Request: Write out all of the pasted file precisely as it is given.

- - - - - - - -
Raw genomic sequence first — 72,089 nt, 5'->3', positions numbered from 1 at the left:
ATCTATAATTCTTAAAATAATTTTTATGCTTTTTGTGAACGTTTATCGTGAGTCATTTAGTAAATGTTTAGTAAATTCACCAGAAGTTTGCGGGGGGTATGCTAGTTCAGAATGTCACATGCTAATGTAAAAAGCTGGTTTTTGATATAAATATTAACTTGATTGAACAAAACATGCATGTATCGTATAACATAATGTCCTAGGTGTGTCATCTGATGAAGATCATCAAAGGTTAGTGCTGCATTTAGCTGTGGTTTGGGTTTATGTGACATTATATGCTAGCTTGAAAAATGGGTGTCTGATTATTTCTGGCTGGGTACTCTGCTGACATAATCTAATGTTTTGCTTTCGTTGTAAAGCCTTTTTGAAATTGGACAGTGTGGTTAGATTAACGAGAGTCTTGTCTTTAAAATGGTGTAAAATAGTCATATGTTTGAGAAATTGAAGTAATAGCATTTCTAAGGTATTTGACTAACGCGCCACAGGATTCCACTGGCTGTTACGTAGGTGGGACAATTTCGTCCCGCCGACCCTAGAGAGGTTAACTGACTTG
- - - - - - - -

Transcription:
Raw genomic sequence first — 72,089 nt, 5'->3', positions numbered from 1 at the left:
ATCTATAATTCTTAAAATAATTTTTATGCTTTTTGTGAACGTTTATCGTGAGTCATTTAGTAAATGTTTAGTAAATTCACCAGAAGTTTGCGGGGGGTATGCTAGTTCAGAATGTCACATGCTAATGTAAAAAGCTGGTTTTTGATATAAATATTAACTTGATTGAACAAAACATGCATGTATCGTATAACATAATGTCCTAGGTGTGTCATCTGATGAAGATCATCAAAGGTTAGTGCTGCATTTAGCTGTGGTTTGGGTTTATGTGACATTATATGCTAGCTTGAAAAATGGGTGTCTGATTATTTCTGGCTGGGTACTCTGCTGACATAATCTAATGTTTTGCTTTCGTTGTAAAGCCTTTTTGAAATTGGACAGTGTGGTTAGATTAACGAGAGTCTTGTCTTTAAAATGGTGTAAAATAGTCATATGTTTGAGAAATTGAAGTAATAGCATTTCTAAGGTATTTGACTAACGCGCCACAGGATTCCACTGGCTGTTACGTAGGTGGGACAATTTCGTCCCGCCGACCCTAGAGAGGTTAACTGACTTG